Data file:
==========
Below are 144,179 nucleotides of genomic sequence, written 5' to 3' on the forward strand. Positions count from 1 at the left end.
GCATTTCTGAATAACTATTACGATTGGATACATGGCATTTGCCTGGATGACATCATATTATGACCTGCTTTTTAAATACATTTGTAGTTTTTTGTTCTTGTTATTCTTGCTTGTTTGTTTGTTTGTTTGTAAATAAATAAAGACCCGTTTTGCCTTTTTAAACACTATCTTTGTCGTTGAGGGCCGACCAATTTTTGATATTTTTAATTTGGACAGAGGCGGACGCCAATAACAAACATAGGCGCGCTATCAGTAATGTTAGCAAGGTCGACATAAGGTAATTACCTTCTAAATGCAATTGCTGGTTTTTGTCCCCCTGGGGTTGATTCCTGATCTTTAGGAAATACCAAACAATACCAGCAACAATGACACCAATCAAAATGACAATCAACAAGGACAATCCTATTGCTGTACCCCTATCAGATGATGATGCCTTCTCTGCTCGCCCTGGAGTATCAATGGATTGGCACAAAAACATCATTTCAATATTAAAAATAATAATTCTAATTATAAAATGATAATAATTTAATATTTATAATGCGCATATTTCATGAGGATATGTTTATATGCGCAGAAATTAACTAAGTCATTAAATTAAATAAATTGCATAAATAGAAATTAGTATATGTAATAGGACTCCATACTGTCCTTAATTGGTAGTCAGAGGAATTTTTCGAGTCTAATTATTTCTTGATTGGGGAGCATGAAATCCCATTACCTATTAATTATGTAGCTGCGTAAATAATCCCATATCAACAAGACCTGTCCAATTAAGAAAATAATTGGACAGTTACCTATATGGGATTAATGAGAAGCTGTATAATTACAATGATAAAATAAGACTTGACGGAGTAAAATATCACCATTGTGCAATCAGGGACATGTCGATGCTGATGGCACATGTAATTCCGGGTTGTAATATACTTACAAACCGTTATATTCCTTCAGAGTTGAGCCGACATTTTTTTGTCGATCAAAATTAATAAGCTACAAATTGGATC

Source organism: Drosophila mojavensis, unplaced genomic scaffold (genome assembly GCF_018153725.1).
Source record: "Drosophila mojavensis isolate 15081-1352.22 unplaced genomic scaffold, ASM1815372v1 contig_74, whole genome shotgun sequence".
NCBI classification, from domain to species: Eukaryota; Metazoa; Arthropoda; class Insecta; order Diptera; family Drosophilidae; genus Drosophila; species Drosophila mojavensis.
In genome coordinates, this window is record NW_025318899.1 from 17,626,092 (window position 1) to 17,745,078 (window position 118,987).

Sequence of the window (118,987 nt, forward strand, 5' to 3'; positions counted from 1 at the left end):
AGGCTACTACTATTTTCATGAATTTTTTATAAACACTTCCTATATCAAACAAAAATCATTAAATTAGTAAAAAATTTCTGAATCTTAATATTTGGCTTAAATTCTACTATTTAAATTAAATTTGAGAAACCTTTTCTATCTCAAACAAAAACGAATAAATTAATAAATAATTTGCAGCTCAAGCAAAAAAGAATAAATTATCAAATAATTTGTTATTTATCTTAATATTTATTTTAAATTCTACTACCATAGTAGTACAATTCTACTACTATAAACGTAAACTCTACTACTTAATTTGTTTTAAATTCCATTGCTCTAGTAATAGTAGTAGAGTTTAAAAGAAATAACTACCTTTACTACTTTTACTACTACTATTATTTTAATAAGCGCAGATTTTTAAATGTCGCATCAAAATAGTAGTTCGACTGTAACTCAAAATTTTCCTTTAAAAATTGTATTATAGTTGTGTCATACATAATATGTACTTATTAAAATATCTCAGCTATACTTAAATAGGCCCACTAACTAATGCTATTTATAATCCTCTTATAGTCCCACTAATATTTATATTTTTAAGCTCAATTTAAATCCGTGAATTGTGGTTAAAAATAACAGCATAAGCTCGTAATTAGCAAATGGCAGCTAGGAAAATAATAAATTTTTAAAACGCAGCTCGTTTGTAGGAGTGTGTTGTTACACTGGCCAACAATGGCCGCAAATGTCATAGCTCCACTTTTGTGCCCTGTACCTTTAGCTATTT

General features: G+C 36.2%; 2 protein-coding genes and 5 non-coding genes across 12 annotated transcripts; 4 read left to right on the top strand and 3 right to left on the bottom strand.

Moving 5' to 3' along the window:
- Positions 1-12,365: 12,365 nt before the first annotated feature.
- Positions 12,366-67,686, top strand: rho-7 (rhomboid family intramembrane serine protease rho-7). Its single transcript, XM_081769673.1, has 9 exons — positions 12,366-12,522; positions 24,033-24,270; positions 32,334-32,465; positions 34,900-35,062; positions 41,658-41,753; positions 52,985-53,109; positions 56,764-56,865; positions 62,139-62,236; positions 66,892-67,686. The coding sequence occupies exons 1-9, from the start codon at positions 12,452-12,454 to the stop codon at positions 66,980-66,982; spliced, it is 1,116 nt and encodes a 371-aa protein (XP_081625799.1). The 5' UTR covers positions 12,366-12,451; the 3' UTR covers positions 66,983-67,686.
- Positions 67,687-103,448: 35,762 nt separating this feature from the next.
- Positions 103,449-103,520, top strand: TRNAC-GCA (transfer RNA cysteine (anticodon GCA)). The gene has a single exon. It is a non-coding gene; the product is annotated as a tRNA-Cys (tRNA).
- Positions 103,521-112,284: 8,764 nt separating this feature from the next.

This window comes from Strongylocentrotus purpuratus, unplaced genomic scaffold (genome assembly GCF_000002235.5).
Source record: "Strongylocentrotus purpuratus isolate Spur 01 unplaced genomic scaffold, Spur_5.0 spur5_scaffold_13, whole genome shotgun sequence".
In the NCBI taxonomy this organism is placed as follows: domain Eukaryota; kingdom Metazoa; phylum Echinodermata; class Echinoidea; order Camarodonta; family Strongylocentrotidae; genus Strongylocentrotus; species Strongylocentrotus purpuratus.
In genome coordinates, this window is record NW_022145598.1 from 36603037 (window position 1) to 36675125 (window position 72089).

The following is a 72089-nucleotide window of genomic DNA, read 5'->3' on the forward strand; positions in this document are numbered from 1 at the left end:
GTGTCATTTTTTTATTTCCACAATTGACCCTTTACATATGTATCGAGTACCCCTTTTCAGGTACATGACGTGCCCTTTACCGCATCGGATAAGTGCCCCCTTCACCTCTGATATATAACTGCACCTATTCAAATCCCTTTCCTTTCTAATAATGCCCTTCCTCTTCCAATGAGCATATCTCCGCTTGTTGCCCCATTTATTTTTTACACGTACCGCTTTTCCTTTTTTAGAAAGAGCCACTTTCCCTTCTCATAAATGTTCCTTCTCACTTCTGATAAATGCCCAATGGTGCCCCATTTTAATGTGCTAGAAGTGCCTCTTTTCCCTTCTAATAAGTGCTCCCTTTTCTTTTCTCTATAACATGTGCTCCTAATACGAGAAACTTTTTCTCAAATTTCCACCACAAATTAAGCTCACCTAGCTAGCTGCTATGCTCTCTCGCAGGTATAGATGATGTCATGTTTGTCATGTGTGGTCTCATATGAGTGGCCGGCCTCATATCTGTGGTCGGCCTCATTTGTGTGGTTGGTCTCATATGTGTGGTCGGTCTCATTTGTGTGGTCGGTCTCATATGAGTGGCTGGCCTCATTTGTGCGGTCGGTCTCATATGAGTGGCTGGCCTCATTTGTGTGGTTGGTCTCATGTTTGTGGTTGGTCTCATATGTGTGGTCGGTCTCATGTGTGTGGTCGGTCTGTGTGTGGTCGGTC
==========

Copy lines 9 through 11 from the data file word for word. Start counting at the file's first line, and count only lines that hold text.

General features: G+C 36.2%; 2 protein-coding genes and 5 non-coding genes across 12 annotated transcripts; 4 read left to right on the top strand and 3 right to left on the bottom strand.

Moving 5' to 3' along the window:
- Positions 1-12,365: 12,365 nt before the first annotated feature.